We called it a “superbly crafted combination of tower defence game and management sim that’s consistently thought-provoking, yet never heavy-handed” in our PG Silver Award review.

The game was released in November 2012, but it was removed earlier this year.

Littleloud’s head of games, Simon Parkin, told Pocket Gamer that “Apple removed Sweatshop from the App Store last month stating that it was uncomfortable selling a game based around the theme of running a sweatshop.”

“Apple specifically cited references in the game to clothing factory managers ‘blocking fire escapes’, ‘increasing work hours for labour’, and issues around the child labour as reasons why the game was unsuitable for sale.”

“Littleloud amended the app to clarify that Sweatshop is a work of fiction and was created with the fact-checking input of charity Labor Behind the Label, and to emphasise that the game doesn’t force players to play the game in one way or another. Rather, Sweatshop is a sympathetic examination of the pressures that all participants in the sweatshop system endure.”

“Sadly, these clarifications and changes weren’t enough to see the game reinstated for sale.”

So, if you want to experience it, you’ll have to play the free Flash version.

Apple declined our offer to comment on the story.

2 responses to “Apple and politically-provocative game apps

  1. brtraini 22/03/2013 at 1:38 pm

    I just saw this at the Game The News website. Love the Orwellian references. Don’t you know we’ve always been at war with Eurasia?

    These games seem a bit superficial but at any rate they do spur interest in the topic. Interesting comment on using videogames to augment journalism by Sean Holman (one of the best political journalists in BC) here: http://thetyee.ca/Mediacheck/2013/03/22/Video-Game-Journalism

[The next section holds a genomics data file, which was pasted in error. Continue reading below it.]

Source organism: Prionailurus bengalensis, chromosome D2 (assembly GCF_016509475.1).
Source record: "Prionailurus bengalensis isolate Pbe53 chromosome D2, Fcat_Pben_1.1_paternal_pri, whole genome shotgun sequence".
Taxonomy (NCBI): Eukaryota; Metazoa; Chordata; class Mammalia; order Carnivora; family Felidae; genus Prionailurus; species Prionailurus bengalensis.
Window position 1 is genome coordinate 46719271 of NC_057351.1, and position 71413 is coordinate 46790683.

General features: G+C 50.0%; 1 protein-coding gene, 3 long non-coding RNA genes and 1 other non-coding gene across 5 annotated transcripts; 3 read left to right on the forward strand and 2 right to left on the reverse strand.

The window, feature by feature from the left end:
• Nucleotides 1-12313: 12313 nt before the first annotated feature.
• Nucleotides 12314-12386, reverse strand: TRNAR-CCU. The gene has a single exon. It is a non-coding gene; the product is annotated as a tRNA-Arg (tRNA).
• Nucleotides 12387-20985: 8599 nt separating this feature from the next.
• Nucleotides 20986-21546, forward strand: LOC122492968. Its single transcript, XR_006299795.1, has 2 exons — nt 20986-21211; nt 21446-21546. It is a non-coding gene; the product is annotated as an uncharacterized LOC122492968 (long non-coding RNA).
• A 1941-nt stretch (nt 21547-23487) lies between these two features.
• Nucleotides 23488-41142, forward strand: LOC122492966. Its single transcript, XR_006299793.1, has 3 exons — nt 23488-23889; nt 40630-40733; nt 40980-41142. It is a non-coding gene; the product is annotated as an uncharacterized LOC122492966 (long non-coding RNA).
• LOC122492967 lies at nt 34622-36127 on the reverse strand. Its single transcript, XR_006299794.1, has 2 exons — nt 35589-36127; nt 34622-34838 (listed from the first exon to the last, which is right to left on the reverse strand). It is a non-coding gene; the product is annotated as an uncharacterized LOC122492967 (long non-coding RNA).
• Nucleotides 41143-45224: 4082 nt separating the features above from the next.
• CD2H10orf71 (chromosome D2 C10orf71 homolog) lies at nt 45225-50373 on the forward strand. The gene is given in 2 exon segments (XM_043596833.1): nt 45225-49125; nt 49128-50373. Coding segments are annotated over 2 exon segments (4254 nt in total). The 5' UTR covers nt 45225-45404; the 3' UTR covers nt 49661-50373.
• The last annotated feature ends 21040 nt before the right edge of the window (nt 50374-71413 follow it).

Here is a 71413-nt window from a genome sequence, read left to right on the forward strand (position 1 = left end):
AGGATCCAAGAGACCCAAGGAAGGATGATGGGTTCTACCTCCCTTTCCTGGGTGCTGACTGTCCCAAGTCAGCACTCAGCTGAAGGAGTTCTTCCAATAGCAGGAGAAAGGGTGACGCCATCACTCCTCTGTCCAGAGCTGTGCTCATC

2. Robert 22/03/2013 at 6:32 pm

    Streisand effect. If not for Apple’s rejection of the game from the App Store, I doubt half as many people would have heard of it.

    I tried the game out on my Android way back when (oddly enough, the Google Play store now says it is not compatible with my phone despite the fact that I’ve previously installed it). It leaves much to be desired as a simulation, but I think it is more important for the implications of “walled gardens” we are now seeing pop up.

    Google, Apple, Amazon, and Microsoft now all have their own major “app” markets with various restrictions. Microsoft at one point intended to make Games for Windows Live a prerequisite to installing and playing games on Windows 8, but I believe they backed away from that. Android does not require apps be installed from the Play Store, but an app not being listed in it certainly has a negative effect on its visibility to potential users. The recent SimCity debacle was the result of a game publisher attempting to assert total control over a singleplayer game (it didn’t help that the city simulation was apparently broken from the start).

    Since one of the major benefits of simulations is the educational role they can play, I find the idea of software being developed under increasing restrictions to be very troubling. In this case, I’m sure Apple had no ideological stance on the developer’s representation of the Syrian conflict, but it sets a creeping precedent for companies to stifle simulations they disagree with.